After the reality of the opening line, Rossetti wishes for a deep and restful ‘slumber’ in which her dreams will be unending. ‘Slumber’ is a beautiful word that suggests a sleep that is deep, long and restful. The idea of this contrasts with the sharpness of the awakening from the dream within the opening line.
In the fourth line, we have an interesting metaphor. She represents her dreams as ‘Summer birds’ and wishes to find a sleep where she does not have to face the prospect of ‘Summer ended’. This reference to the seasons connects with the stage of our lives and our mortality. Summer is the peak of the year, the brightest and happiest time of our lives, but it will always come to an end. When it does ‘Summer birds take flight’ and are not seen again until the next spring. Rossetti could here be simply suggesting that she wants her dreams to go on forever or that she feels her summer is over already, but I think there is a broader implication.
I see this as Rossetti’s life mantra and being her argument for religious conversion of her partner. If we see our lives as represented by the four seasons, then although we may enjoy the fertility of spring and fulfillment of summer, it will eventually decline and end. However, a dream where summer never ends could represent the prospect of eternal paradise together in heaven and thus be a subtle instruction of what she feels he should do to ensure their dream does come true.
Moving on to the second quatrain, we have a beautiful, contrary image of Rossetti full of life, with colour and ‘blush again’ in her cheeks while she sleeps, but when she returns to reality she is ‘wan’ as if she were sickly or near death. The pitch black of the night is made ‘brighter than sunniest day that ever shone’ by her dreams. Her dreams don’t only ‘make day of night’, but they are better than ever she thought reality could be as her superlative ‘sunniest’ is modified to make it impossibly brighter.
If the opening octave sets out her feelings and desires, then the sestet serves to make a convincing argument out of them. The repetition of ‘thus only in a dream’ gives us only one possible conclusion to draw from her ideas. If only dreams enable them to be ‘at one’ and ‘give and take’ (which represents the bond of marriage), then the only conclusion is that ‘To die were surely sweeter than to live’. Notice that ‘give and take’ is inverted in the following line to ‘take or give’, which could represent the equality of the union she is dreaming about, with giving and taking roles being performed by both partners.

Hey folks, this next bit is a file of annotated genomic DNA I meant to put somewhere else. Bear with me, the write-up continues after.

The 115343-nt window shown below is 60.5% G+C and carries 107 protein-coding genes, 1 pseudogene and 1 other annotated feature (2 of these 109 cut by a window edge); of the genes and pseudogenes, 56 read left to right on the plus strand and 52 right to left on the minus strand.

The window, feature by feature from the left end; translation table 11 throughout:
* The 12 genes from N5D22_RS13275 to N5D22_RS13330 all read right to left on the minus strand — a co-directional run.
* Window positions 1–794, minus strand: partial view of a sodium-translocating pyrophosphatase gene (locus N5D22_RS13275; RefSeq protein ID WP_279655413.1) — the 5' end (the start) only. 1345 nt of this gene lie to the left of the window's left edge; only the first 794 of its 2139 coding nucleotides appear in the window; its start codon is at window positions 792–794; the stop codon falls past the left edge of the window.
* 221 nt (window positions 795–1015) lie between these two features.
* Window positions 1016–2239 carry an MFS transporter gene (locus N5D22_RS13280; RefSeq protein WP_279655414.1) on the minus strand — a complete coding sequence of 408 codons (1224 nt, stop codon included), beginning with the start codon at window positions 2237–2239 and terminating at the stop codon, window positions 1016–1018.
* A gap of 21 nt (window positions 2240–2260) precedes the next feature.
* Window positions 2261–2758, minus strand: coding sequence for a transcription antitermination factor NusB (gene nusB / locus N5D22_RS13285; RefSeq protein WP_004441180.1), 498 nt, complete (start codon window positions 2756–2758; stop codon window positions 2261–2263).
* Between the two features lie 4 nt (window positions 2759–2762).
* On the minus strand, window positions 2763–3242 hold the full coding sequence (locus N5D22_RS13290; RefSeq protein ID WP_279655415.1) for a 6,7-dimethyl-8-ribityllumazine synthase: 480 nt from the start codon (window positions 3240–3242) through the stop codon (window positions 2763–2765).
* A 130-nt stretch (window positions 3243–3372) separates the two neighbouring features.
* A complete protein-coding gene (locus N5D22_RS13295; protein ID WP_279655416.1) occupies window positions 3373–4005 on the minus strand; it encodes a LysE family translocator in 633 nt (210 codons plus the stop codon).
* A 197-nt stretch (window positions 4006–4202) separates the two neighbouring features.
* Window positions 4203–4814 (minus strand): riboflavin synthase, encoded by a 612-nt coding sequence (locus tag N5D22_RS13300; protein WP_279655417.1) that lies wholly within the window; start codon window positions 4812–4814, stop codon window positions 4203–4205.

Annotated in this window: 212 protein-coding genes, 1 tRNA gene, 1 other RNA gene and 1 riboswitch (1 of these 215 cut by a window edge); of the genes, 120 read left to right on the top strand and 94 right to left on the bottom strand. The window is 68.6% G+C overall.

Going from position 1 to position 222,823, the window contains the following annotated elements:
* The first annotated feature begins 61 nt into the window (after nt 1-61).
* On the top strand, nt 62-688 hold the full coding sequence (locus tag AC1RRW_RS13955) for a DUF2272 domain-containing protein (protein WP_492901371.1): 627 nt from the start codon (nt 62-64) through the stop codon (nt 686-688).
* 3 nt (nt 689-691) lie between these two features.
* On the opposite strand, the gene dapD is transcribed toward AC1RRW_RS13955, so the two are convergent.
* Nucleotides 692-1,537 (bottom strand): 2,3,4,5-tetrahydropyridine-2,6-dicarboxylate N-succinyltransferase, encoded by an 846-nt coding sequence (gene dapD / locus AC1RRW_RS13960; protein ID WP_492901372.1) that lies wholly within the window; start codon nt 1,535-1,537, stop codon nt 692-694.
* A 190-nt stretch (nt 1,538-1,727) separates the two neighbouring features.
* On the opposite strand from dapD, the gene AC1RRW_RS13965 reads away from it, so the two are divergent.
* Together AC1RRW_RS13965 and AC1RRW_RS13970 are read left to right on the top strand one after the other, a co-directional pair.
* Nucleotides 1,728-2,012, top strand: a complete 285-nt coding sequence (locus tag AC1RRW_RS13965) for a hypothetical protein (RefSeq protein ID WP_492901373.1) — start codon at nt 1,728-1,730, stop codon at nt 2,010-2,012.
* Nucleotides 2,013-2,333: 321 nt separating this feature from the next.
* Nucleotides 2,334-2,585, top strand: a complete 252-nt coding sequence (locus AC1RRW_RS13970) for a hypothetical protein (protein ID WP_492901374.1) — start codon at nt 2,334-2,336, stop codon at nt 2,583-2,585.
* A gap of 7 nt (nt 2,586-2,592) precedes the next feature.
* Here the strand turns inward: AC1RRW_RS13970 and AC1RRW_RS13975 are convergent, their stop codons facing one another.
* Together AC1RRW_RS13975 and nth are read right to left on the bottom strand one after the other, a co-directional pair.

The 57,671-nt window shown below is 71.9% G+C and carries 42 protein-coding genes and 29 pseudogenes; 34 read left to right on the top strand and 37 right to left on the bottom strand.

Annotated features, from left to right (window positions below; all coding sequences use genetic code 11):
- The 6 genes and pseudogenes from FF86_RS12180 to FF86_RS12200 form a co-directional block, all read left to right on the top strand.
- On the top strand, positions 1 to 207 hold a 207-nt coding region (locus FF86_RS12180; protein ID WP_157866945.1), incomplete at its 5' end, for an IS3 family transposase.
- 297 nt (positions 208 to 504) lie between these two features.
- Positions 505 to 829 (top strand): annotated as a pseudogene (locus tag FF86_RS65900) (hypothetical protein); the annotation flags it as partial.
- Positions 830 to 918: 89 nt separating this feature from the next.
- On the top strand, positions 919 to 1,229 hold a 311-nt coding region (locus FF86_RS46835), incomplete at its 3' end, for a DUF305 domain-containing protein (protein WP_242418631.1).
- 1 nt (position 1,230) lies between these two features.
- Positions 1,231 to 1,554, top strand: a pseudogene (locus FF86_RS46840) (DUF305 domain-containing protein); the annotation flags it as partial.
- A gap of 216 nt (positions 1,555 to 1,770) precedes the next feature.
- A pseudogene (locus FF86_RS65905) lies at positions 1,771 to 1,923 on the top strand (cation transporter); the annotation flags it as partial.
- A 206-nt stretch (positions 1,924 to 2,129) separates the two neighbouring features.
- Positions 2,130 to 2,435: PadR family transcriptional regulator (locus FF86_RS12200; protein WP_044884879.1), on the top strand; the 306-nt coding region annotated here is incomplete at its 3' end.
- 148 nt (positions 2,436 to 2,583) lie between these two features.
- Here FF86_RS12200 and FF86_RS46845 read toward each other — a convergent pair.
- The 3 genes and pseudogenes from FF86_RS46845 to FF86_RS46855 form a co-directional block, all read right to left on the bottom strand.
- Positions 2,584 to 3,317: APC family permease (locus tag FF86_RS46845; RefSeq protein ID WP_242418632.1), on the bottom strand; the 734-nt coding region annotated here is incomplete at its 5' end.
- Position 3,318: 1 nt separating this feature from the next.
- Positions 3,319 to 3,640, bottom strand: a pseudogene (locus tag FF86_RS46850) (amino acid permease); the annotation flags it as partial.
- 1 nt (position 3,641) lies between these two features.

Rossetti suggests that ‘the faith maketh rich’ those who marry as it provides them with an eternal life together. Such is the strength of her faith that she believes this is the only possible path to happiness, as all else is given a time limit, which she can’t abide. The soothing sibilance of ‘sleep is sweeter’ and ‘surely sweeter’ position death as a welcome release from the agony of existence. Poor Rossetti is so distraught at the thought of losing this man, that she can only embrace her love once it is assured for eternity.
The final line also demonstrates the absolute power of her feelings. She doesn’t care that death would mean ‘nothing new beneath the sun’ as for her he is everything and the only thing she wants, so can do without anything else.
She sounds like she’d be a bit clingy to me 😉
The opening line is so powerful because she begins with this rich, emotional desire or longing for her subject, but the purity of this feeling is interrupted jarringly by the certainty of its ending with her waking. The brief pause serves to illustrate the frustration of her pleasant dreams that fade all too quickly to reveal reality.
The colon immediately after then sparks Rossetti’s desires to run on unchecked for two/two and a half lines (with enjambment linking the first and second lines), before we have another pair of caesuras in the fourth line, which hark back to the fear of her happy thoughts being short lived as the birds head off for warmer climes.
I mentioned it above, but you could comment on the repetition of ‘thus’ to make her argument seem conclusive and impossible to disagree with (despite the fact she’s clearly being an idiot!).
You could also talk generally about the split of the poem: with the octave setting out the problem of how crap life is without constant access to this chap; and then the sestet giving us a solution, to embrace death.
Her tone is all over the place in this sonnet. At first we have the loftiest of desires and you can almost hear her swooning while contemplating her love. However, this is sharply interrupted by reality on a number of occasions throughout the octave. In the sestet we have a fatalistic determination to embrace death, whether to escape the misery of life or to embrace the eternal dream of togetherness.